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Building an ‘Integrated Food Safety System’ Will Take All of Us


Mike Taylor, the U.S. Food and Drug Administration’s Deputy Commissioner for Foods, stated in his address before the 2015 Food Safety Summit that, “If we were starting from scratch, [America’s food safety system] would look different.”

MilkInspectionMainUnder Taylor’s leadership, FDA’s implementation of the Food Safety Modernization Act (FSMA) envisions an “integrated food safety system” to achieve the ultimate goal of reducing the “risk of illness attributed to food from facilities subject to preventive controls rule under the act.” FSMA is intended to ensure that American consumers are safe by shifting FDA’s focus from responding to problems to preventing them.

The May 25, 2015, report from the Boston Globe (“Widespread violations found at Boston’s food spots” by Matt Rocheleau) exposes how important a preventive approach will be based on the large number of critical violations seen in Boston-area restaurants in 2014. The report also begs the question, “What about the role(s) of state, county, and city food inspectors?”

Whereas FSMA specifically references almost all of the other 14 relevant federal cabinet-level food safety agencies such as the USDA, the Commerce Department, the Departments of Homeland Security and Health and Human Services, and relevant sub-agencies such as CDC, the Act places FDA in a position where the agency must employ an integrated approach that also depends on state, university, tribal, and territorial resources.

FSMA extensively mentions state health and agriculture departments, requiring FDA to coordinate with or consult these agencies on actions it is to take to implement the law, use them as part of its food safety activities, or assist them in upgrading services they perform. In general, FSMA respects federal and state responsibilities but seeks to engage synergies that exist between state and federal entities in an integrated way.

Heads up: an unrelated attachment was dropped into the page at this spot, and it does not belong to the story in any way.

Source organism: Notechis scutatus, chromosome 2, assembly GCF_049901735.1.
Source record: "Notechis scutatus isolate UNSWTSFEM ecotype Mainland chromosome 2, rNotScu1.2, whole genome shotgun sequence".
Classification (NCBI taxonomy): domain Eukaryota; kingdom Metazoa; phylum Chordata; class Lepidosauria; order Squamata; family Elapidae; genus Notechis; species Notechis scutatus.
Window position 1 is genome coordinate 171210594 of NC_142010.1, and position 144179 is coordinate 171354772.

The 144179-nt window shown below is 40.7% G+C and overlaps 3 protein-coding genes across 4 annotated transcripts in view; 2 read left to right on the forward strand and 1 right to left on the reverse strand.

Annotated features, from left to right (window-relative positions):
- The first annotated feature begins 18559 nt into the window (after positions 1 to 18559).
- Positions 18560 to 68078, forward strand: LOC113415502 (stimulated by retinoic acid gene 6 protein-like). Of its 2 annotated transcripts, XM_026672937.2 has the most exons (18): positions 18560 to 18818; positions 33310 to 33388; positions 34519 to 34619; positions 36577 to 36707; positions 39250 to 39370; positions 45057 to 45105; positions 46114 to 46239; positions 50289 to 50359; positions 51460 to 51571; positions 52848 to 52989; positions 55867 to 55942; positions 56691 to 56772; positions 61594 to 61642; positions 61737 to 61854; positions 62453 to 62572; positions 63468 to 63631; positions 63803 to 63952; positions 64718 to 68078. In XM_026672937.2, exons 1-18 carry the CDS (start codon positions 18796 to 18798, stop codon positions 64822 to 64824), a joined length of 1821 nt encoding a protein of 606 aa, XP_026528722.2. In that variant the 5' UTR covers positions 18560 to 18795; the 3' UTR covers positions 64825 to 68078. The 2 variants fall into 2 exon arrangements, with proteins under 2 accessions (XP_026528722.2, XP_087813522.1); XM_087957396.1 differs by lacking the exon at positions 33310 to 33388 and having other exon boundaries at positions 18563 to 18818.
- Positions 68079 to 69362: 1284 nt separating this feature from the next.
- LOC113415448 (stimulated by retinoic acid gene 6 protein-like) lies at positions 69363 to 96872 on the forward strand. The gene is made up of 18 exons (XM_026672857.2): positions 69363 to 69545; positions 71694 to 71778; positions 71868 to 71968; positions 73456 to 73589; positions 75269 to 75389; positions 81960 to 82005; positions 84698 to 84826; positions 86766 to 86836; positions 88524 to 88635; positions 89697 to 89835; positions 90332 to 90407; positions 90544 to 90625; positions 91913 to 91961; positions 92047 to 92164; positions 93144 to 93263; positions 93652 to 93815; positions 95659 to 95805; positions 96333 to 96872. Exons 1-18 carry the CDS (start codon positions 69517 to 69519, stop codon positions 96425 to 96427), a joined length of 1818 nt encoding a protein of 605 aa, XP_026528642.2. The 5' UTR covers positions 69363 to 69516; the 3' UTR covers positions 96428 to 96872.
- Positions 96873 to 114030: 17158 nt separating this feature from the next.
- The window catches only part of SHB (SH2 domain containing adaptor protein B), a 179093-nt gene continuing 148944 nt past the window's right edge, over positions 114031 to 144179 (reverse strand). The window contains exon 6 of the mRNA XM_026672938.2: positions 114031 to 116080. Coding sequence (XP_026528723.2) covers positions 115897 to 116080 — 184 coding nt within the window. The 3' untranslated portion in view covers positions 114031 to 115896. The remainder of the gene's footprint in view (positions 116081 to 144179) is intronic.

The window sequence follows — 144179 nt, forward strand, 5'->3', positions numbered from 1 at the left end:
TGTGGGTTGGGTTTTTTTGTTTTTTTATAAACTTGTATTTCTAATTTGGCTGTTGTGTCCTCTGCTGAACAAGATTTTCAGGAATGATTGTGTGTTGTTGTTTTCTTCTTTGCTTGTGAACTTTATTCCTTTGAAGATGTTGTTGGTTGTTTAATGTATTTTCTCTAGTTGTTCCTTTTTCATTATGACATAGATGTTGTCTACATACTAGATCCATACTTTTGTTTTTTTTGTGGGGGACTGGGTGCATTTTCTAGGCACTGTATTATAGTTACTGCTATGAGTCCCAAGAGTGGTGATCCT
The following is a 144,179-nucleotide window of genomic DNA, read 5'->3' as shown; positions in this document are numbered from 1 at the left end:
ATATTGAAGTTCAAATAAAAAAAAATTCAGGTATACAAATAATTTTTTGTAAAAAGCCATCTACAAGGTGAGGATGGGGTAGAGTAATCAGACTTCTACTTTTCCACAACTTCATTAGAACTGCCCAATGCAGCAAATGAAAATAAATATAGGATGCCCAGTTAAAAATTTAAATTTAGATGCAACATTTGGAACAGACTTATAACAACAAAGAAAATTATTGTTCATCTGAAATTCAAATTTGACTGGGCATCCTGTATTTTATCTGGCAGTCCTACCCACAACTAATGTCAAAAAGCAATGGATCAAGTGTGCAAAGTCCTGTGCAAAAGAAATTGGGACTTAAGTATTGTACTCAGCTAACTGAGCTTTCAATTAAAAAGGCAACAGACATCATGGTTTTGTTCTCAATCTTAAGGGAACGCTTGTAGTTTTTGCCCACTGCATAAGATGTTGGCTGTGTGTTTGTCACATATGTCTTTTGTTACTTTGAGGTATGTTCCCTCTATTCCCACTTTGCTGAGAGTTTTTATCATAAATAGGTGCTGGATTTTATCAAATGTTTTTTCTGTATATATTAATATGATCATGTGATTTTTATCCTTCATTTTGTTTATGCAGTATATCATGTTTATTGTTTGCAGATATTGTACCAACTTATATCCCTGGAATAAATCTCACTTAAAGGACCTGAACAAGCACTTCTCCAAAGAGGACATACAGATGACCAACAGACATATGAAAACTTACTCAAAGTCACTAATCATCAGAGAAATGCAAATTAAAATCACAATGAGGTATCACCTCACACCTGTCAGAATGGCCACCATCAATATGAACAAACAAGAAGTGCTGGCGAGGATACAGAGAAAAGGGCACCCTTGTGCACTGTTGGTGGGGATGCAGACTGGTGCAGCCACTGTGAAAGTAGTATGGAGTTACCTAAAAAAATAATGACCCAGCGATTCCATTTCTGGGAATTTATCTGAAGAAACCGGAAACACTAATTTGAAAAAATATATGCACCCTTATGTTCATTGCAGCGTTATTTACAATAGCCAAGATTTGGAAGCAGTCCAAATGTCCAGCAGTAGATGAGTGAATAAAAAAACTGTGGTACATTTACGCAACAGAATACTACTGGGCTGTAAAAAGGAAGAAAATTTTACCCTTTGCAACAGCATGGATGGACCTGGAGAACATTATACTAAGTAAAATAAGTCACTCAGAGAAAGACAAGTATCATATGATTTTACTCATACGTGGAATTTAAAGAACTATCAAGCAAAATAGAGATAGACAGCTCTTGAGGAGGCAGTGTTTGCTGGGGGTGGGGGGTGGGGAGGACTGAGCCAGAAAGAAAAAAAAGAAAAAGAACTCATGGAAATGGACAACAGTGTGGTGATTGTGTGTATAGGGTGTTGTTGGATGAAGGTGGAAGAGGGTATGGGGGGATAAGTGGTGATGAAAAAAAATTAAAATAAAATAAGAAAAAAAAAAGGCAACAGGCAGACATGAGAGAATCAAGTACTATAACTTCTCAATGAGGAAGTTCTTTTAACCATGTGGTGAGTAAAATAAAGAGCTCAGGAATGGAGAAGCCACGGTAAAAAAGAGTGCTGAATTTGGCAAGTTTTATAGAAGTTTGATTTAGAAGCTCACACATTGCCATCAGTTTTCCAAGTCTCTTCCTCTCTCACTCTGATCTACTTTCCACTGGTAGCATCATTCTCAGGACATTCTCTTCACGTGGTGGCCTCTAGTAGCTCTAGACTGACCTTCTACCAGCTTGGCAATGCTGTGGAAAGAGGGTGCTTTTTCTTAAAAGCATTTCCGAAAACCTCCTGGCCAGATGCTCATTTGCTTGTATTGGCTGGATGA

While the roles of other government agencies are not specifically mentioned or identified, FDA has stated that an integrated food safety system will be built for addressing FSMA requirements. The agency has identified and even posted on its webpage that the Partnership for Food Protection (PFP) is the group that will help to build an integrated food safety system.

According to FDA, “The Partnership for Food Protection (PFP) is a group of dedicated professionals from Federal, State, and Local governments (partner agencies) with roles in protecting the food supply and public health. PFP is the structure used to meld and coordinate representatives with expertise in food, feed, epidemiology, laboratory, animal health, environment, and public health to develop and implement an Integrated Food Safety System (IFSS).”

One problem with any integration is that the preventive efforts of every agency must be sustainable. Some states debate FSMA’s reliance on state-level inspections because of resource limits — perhaps one of the biggest challenges for an integrated food safety system.

During FDA’s April 2015 public meeting on FSMA implementation, many top FDA executives stressed that the challenges for implementation included not only the issue of Congress funding the entire needed budget for FSMA implementation, but also the problems inherent in training, communicating, collaborating, and sharing data with a large number of state and federal agencies.

States will need funding to bring their programs up to speed on federal standards and to maintain the level of qualified staff. I imagine that we will soon see the states place a greater emphasis on grants or contract funding as being essential to overcome a lack of resources at the state level.

The 1993 E. coli outbreak served as the “9/11 for the food industry” as it woke up consumers and policymakers to the problems with foodborne pathogens. The problems have spread far from being solely associated with meat. Today, spinach, peanuts, and even ice cream have captured the news for sickening and killing consumers. Even CDC stated recently that some of these foods were never on its radar as foods of concern for pathogens. Thus, the implications for restaurants and for county health inspectors should be that problems with safe food could happen anywhere and at any time.